So what are Belle’s problems that the Beast has proven he can solve during Act 3? She wants adventure and someone to deeply understand her hopes, dreams, and desires. He’s already provided an adventure: learning about magic, going on a quest for his salvation and finding some emotional resolution to her mother’s death. He also shares her love of reading and understanding abstract concepts like Love, Hope, Grief. He doesn’t agree with her necessarily, but he does understand them enough to enter a conversation about them with her. Once he un-learns his dickishness, he even displays gentleness, kindness, and generosity.
During the concluding scenes to “Something There,” Belle realizes that the Beast (while deeply flawed) is her Prince Charming - someone remarkably suited for her. He’s not flattering or wooing or assumes she should like him (like Gaston) because Belle hates that. It’s at this point she realizes she loves him.
“So good God why does she leave in the end if that’s the case?” you might be shouting right now. The obvious answer is she doesn’t know if he loves her. He doesn’t say it, and he only asks if she could be happy in the castle. I think she fears he might just be lonely. But the largest fear is one that does get articulated by Belle: “Can anyone be happy if they’re not free?” I don’t think she’s just talking about herself, because in all honestly she chose to come back. There’s no sign after the wolf chase that the Beast would keep her from leaving, so there’s no fear holding her back (this is another reason I get annoyed when people say it’s Stockholm Syndrome but this is already getting long). The Beast isn’t free either. Nobody can truly love in isolation - the Beast from society, Belle from her father, the staff from their loved ones. The Beast needs to let Belle not only to prove that he cares for her needs over his own, but to understand that they both have responsibilities they need to answer for. “Evermore” exemplifies this because in it the Beast holds himself accountable for everything he’s done. He wasn’t cursed for his capriciousness, but because he ignored the needs of the world around him. Belle is needed in that world, the Beast recognizes that need and let’s her go.
Belle comes back because she loves him, and in doing so truly becomes the conduit between the Beast and the society that he turned his back on even before he was the Beast. If you love your fellow man, they will love you back. When society works well, it’s when we love and take care of each other. That’s what Love, Big Picture Love is, and Belle and the Beast are just a microcosm of that love.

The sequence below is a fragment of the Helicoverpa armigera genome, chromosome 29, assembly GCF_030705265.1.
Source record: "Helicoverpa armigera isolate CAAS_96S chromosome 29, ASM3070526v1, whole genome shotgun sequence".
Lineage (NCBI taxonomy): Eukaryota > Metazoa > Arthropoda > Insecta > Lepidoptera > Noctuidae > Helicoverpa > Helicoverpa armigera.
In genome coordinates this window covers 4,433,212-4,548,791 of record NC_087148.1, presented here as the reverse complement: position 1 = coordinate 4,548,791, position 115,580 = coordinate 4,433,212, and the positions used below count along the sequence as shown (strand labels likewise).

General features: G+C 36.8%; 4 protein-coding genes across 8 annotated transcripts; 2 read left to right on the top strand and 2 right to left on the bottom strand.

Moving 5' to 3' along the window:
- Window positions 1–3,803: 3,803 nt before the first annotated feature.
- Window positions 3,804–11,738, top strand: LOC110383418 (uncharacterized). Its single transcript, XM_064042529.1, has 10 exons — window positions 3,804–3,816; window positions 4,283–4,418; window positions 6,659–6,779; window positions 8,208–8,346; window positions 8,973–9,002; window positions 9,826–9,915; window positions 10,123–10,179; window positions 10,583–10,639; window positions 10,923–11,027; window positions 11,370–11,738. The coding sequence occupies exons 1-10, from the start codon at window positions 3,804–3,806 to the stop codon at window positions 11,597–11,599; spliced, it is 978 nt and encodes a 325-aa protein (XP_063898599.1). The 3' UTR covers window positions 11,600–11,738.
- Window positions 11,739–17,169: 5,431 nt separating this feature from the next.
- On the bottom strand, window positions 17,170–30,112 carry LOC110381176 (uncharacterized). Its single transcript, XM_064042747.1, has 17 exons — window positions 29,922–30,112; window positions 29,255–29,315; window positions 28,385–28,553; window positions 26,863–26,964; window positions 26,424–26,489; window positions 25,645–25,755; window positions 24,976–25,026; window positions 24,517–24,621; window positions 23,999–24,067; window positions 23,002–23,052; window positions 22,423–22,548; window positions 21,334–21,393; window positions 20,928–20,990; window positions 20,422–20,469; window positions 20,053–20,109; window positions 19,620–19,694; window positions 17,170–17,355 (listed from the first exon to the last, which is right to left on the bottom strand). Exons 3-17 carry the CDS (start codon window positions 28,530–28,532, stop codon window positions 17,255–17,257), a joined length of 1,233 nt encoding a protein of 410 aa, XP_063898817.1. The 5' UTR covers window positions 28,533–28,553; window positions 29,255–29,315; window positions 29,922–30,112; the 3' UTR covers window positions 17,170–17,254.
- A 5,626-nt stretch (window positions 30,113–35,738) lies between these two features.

alex supporting maggie so wholeheartedly because she knows that mistakes don’t define you. that maggie cheating doesn’t make her a bad person, it makes her flawed, sure. but not bad.
alex tells her they all do dumb stuff, and alex’s? well, she drunk and she partied and she got arrested. but she realised that it doesn’t define her, that was who she once was. before the deo, before supergirl, before maggie. her past was a seemingly straight party girl failing out of school. if alex believed, even for a minute, that your past is who you are, she’d still be that same girl. she wouldn’t be a top agent at the deo, saving lives daily, working with superheroes, gay as you like and in a relationship with the love of her life.
maggie was supported and shown care and love and exactly what she needed after a lifetime of not getting that. and you can tell that she felt absolutely horrible about what she did to emily. that she still held that as something that made her feel like she was a bad person who doesn’t deserve the happiness alex gives her. the part of her that made her believe her other ex when she said she was insensitive, borderline sociopathic… after she was outed to her parents, she hid inside herself. she didn’t open up to girlfriends and lost many relationships. her longest relationship was emily and was when she was pretty young (probably very early 20s) and she sabotaged it herself. because she hasn’t believed she deserves happiness long before emily told her so.
but here alex is. here she is telling maggie that she does deserve happiness, love, kindness. that anything her ex girlfriends, her parents, ever said to her, is not true. alex is ready to fight to the end of the earth to protect and defend maggie to herself and to others that may think badly of her. and she knows maggie. she knows what she’s done, what she has been through, and loves her because of that, not in spite of it. and god, does maggie sawyer deserve alex danvers.
The Corner That Held Them by Sylvia Townsend Warner Just starting this imagined history of life in a 14th-century nunnery (cloistered drama with black death and medieval aesthetics are my favourites)! I read the brilliant Lolly Willowes by Townsend Warner earlier this year (dreamy young woman rejects the trappings of Edwardian spinsterhood and becomes a witch to commune with Satan and be at-one with the woodland - that is seriously the plot) and it was superb, so I’m really looking forward to this.
Poems by Elizabeth Bishop I prefer to read poetry one poem at a time and then sit with it for a bit, so I’ve been reading this collection on-and-off for a while. I find her writing so calming; cool, objective and precise with these tantalising hints at a vigilantly-constrained ocean of feeling. I can’t describe the way I experience her words. I plan to read the new Bishop biography (A Miracle for Breakfast by Megan Marshall) soon, which will probably make me want to re-read them all again.
Lord John and the Hand of Devils by Diana Gabaldon I’m reading the Lord John Grey books as part of my Outlander re-read (mostly re-reading the main series, but throwing in all novellas and tangentially related works in the order in which they were written, because I’m a crazy completist, and just total trash for this fictional world generally), so I’m jumping in and out of this short story collection as they occur chronologically. This morning I finished Lord John and the Succubus, which was good(ish)! Phew, as I was not much enamoured of the first two LJG stories - mysteries are REALLY not my thing - but I’m committed now ( or should be committed, like institutionally?) and everyone assures me they get more awesome. Yay Lord John feels!